Finding out you’re expecting a baby is usually an occasion for much celebration. Whether you’re trying or not, a positive result is always accompanied by at least a small sliver of surprise which quickly gives way to elation.
For many people, however, the surprises stop there. These are the people who are determined to find out every little thing about their baby along the way. And, with the invention of technologies such as 3d pre-natal scanning and in-utero DNA testing, it really is possible to know just about everything.
A Divisive Topic
Nevertheless, there is still a determined camp of people who like to keep one aspect of their pregnancy. The question of whether or not you should find out the sex of your baby ahead of the birth is one which seems to be fairly divisive, with most parents coming down firmly in either one camp or the other. This may be due, in part, to the fact that modern technology has made ‘sexing’ a child so terribly easy. For some parents, finding out whether they’re having a boy or a girl is simply another aspect of a routine 20-week scan. But for others, finding out at the birth seems much more natural.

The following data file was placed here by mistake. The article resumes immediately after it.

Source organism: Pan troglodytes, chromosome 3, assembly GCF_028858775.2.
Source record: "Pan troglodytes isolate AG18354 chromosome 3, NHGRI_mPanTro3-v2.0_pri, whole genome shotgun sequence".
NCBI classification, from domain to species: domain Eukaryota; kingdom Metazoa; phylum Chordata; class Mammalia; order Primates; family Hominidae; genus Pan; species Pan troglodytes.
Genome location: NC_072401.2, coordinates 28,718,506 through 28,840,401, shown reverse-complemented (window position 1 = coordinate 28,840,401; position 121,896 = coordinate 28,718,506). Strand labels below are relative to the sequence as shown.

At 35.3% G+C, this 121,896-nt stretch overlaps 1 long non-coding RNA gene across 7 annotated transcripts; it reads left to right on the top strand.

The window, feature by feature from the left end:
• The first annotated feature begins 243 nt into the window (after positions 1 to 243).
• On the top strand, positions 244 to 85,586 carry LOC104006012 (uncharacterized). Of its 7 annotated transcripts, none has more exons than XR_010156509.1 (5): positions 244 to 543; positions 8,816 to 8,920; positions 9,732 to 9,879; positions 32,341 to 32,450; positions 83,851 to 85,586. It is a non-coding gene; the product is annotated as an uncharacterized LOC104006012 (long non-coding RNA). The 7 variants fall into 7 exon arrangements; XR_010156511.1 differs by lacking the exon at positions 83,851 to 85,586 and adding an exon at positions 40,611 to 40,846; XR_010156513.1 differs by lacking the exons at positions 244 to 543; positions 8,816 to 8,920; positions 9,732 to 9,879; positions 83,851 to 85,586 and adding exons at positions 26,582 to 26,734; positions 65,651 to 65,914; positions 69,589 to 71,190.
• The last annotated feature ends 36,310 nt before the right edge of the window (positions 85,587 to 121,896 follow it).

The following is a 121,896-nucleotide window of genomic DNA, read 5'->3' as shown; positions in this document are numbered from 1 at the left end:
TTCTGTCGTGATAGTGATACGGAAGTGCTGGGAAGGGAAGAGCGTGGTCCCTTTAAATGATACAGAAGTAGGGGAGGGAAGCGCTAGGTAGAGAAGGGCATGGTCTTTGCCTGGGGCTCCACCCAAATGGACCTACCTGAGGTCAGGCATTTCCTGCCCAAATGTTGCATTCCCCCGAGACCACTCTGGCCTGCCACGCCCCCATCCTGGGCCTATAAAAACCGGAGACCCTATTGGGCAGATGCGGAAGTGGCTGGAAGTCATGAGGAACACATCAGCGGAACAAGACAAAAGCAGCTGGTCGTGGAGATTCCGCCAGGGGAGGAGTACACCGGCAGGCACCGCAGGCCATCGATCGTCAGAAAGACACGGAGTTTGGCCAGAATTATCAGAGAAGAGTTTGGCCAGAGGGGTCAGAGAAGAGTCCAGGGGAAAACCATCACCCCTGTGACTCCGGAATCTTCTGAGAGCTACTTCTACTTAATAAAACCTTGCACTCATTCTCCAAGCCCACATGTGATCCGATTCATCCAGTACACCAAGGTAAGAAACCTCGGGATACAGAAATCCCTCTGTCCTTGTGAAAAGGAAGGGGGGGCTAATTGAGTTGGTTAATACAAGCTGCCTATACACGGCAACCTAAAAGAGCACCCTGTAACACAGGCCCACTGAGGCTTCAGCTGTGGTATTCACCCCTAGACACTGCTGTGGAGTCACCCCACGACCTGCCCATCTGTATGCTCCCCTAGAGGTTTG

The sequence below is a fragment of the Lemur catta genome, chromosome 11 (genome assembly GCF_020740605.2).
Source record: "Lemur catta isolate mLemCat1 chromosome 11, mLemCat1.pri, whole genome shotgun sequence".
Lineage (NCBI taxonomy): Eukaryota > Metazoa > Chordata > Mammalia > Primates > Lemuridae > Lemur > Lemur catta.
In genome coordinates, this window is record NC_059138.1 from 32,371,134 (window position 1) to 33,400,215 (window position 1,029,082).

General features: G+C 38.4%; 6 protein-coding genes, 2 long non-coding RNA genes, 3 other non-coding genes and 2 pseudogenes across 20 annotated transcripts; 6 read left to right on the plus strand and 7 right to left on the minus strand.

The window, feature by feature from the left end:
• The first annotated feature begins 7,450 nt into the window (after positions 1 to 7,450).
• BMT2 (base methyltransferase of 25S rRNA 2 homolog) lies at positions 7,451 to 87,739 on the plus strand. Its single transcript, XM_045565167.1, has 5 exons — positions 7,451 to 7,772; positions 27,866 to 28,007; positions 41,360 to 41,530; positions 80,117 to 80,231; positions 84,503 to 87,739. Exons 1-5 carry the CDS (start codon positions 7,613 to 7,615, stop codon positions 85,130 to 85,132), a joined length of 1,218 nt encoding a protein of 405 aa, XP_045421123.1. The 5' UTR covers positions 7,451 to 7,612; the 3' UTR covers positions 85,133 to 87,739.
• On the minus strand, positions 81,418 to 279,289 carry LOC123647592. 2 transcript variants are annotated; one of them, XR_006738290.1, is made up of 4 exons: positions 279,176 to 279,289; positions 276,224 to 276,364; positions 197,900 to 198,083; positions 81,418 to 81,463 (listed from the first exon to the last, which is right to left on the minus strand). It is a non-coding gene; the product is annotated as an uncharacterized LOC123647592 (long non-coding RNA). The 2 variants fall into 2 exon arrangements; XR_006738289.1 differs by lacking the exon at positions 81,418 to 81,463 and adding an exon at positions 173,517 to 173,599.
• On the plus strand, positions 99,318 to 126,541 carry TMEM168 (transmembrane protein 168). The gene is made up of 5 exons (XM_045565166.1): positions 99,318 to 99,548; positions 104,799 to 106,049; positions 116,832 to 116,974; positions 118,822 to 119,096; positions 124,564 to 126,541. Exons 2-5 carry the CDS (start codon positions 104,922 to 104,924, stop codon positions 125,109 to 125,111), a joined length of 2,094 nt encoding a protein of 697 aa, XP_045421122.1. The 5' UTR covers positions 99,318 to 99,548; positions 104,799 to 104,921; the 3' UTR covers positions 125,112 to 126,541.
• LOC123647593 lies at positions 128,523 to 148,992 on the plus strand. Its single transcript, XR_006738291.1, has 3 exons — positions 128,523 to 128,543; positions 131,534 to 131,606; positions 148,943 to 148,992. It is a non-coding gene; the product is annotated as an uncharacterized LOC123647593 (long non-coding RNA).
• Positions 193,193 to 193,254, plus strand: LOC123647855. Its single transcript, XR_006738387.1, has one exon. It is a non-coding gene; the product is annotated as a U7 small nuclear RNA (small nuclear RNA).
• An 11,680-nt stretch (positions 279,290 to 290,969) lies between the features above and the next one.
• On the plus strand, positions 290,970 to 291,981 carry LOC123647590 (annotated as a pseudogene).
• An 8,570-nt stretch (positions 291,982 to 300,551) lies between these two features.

There are medical benefits to finding out the sex of a child early. Some genetic conditions – such as muscular dystrophy– only affect boys, and some other conditions only affect girls. If there is a history of any such condition in your family, finding out the sex of your baby will help you to prepare in the event that your baby inherits it. In this type of situation, the earlier you know the better it is for both mother and baby, and modern technology has meant that companies such as EasyDNA are now able to offer urine testing at 9 weeks with a 99% prediction success rate.
Making Your Mind Up
If genetics don’t play a role in your decision making with regards to finding out the sex of your baby, then the decision is really up to you. In fact, there are so many schools of thought on the matter – many of which rely on points of tradition, social conditioning etc. – that it’s almost impossible to say that there is a single, definitive argument either for or against. And if you are happier knowing – or not – then that’s your decision to make.
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